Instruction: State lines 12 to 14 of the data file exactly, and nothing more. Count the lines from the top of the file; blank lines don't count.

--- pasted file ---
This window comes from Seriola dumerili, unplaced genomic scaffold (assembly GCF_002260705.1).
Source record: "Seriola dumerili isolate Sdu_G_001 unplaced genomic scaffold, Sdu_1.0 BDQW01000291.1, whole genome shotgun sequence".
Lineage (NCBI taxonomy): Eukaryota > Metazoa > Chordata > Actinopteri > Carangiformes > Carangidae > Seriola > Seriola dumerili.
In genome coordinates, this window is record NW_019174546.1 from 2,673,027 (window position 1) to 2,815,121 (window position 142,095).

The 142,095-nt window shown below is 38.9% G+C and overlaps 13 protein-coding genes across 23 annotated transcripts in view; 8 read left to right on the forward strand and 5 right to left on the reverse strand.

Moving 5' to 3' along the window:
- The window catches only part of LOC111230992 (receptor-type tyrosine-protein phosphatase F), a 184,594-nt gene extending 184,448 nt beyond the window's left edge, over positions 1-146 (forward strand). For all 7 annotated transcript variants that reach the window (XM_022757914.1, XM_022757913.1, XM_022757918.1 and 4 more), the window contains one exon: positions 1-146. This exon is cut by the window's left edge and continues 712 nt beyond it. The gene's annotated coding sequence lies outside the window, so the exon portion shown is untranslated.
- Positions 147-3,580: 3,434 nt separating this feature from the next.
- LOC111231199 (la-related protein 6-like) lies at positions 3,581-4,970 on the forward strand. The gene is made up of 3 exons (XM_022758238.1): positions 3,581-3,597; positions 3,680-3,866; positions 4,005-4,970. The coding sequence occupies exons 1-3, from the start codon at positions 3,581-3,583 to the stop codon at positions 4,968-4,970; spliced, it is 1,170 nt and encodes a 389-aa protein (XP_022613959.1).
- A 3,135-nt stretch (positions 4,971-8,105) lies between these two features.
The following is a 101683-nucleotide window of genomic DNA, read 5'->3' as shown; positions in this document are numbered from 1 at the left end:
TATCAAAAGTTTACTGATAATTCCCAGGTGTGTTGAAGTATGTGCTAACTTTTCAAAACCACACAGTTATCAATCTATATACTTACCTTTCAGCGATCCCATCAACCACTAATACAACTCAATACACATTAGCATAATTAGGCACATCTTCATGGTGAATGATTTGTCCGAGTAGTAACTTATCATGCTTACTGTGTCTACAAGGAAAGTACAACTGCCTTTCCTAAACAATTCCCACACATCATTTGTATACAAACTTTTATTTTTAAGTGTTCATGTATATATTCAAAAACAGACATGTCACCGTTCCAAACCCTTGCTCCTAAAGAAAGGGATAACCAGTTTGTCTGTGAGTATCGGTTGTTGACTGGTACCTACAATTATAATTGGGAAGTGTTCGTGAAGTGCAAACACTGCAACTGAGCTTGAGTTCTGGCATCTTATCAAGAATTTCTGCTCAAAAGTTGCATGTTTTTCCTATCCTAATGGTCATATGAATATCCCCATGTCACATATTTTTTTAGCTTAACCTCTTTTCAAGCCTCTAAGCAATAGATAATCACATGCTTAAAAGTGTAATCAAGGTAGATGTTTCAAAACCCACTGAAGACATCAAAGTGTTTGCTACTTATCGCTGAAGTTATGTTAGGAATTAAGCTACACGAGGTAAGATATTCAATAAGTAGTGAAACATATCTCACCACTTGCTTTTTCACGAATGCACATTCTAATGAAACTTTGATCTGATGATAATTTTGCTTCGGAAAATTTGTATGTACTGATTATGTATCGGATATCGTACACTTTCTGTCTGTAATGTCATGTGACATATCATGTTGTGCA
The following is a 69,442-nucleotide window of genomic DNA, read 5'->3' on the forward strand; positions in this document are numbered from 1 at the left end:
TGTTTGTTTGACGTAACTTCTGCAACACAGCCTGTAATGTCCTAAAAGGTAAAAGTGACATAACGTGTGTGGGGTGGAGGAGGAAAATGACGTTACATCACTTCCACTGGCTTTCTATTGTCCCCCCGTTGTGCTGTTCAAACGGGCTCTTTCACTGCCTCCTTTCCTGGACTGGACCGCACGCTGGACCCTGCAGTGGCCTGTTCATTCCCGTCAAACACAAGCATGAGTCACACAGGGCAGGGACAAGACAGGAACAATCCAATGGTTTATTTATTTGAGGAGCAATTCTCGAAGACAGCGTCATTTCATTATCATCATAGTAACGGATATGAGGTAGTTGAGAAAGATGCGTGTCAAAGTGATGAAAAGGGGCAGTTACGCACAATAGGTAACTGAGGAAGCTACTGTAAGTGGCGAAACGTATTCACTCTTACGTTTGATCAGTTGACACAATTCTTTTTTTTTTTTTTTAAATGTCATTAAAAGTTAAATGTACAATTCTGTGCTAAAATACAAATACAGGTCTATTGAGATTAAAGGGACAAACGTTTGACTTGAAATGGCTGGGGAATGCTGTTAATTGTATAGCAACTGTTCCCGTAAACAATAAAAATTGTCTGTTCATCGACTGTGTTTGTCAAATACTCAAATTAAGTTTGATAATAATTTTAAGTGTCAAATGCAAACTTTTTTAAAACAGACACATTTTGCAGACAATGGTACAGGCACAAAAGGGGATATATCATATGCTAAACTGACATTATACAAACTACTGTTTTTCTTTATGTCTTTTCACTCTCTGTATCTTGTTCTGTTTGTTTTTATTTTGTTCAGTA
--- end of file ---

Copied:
TATCAAAAGTTTACTGATAATTCCCAGGTGTGTTGAAGTATGTGCTAACTTTTCAAAACCACACAGTTATCAATCTATATACTTACCTTTCAGCGATCCCATCAACCACTAATACAACTCAATACACATTAGCATAATTAGGCACATCTTCATGGTGAATGATTTGTCCGAGTAGTAACTTATCATGCTTACTGTGTCTACAAGGAAAGTACAACTGCCTTTCCTAAACAATTCCCACACATCATTTGTATACAAACTTTTATTTTTAAGTGTTCATGTATATATTCAAAAACAGACATGTCACCGTTCCAAACCCTTGCTCCTAAAGAAAGGGATAACCAGTTTGTCTGTGAGTATCGGTTGTTGACTGGTACCTACAATTATAATTGGGAAGTGTTCGTGAAGTGCAAACACTGCAACTGAGCTTGAGTTCTGGCATCTTATCAAGAATTTCTGCTCAAAAGTTGCATGTTTTTCCTATCCTAATGGTCATATGAATATCCCCATGTCACATATTTTTTTAGCTTAACCTCTTTTCAAGCCTCTAAGCAATAGATAATCACATGCTTAAAAGTGTAATCAAGGTAGATGTTTCAAAACCCACTGAAGACATCAAAGTGTTTGCTACTTATCGCTGAAGTTATGTTAGGAATTAAGCTACACGAGGTAAGATATTCAATAAGTAGTGAAACATATCTCACCACTTGCTTTTTCACGAATGCACATTCTAATGAAACTTTGATCTGATGATAATTTTGCTTCGGAAAATTTGTATGTACTGATTATGTATCGGATATCGTACACTTTCTGTCTGTAATGTCATGTGACATATCATGTTGTGCA
The following is a 69,442-nucleotide window of genomic DNA, read 5'->3' on the forward strand; positions in this document are numbered from 1 at the left end:
TGTTTGTTTGACGTAACTTCTGCAACACAGCCTGTAATGTCCTAAAAGGTAAAAGTGACATAACGTGTGTGGGGTGGAGGAGGAAAATGACGTTACATCACTTCCACTGGCTTTCTATTGTCCCCCCGTTGTGCTGTTCAAACGGGCTCTTTCACTGCCTCCTTTCCTGGACTGGACCGCACGCTGGACCCTGCAGTGGCCTGTTCATTCCCGTCAAACACAAGCATGAGTCACACAGGGCAGGGACAAGACAGGAACAATCCAATGGTTTATTTATTTGAGGAGCAATTCTCGAAGACAGCGTCATTTCATTATCATCATAGTAACGGATATGAGGTAGTTGAGAAAGATGCGTGTCAAAGTGATGAAAAGGGGCAGTTACGCACAATAGGTAACTGAGGAAGCTACTGTAAGTGGCGAAACGTATTCACTCTTACGTTTGATCAGTTGACACAATTCTTTTTTTTTTTTTTTAAATGTCATTAAAAGTTAAATGTACAATTCTGTGCTAAAATACAAATACAGGTCTATTGAGATTAAAGGGACAAACGTTTGACTTGAAATGGCTGGGGAATGCTGTTAATTGTATAGCAACTGTTCCCGTAAACAATAAAAATTGTCTGTTCATCGACTGTGTTTGTCAAATACTCAAATTAAGTTTGATAATAATTTTAAGTGTCAAATGCAAACTTTTTTAAAACAGACACATTTTGCAGACAATGGTACAGGCACAAAAGGGGATATATCATATGCTAAACTGACATTATACAAACTACTGTTTTTCTTTATGTCTTTTCACTCTCTGTATCTTGTTCTGTTTGTTTTTATTTTGTTCAGTA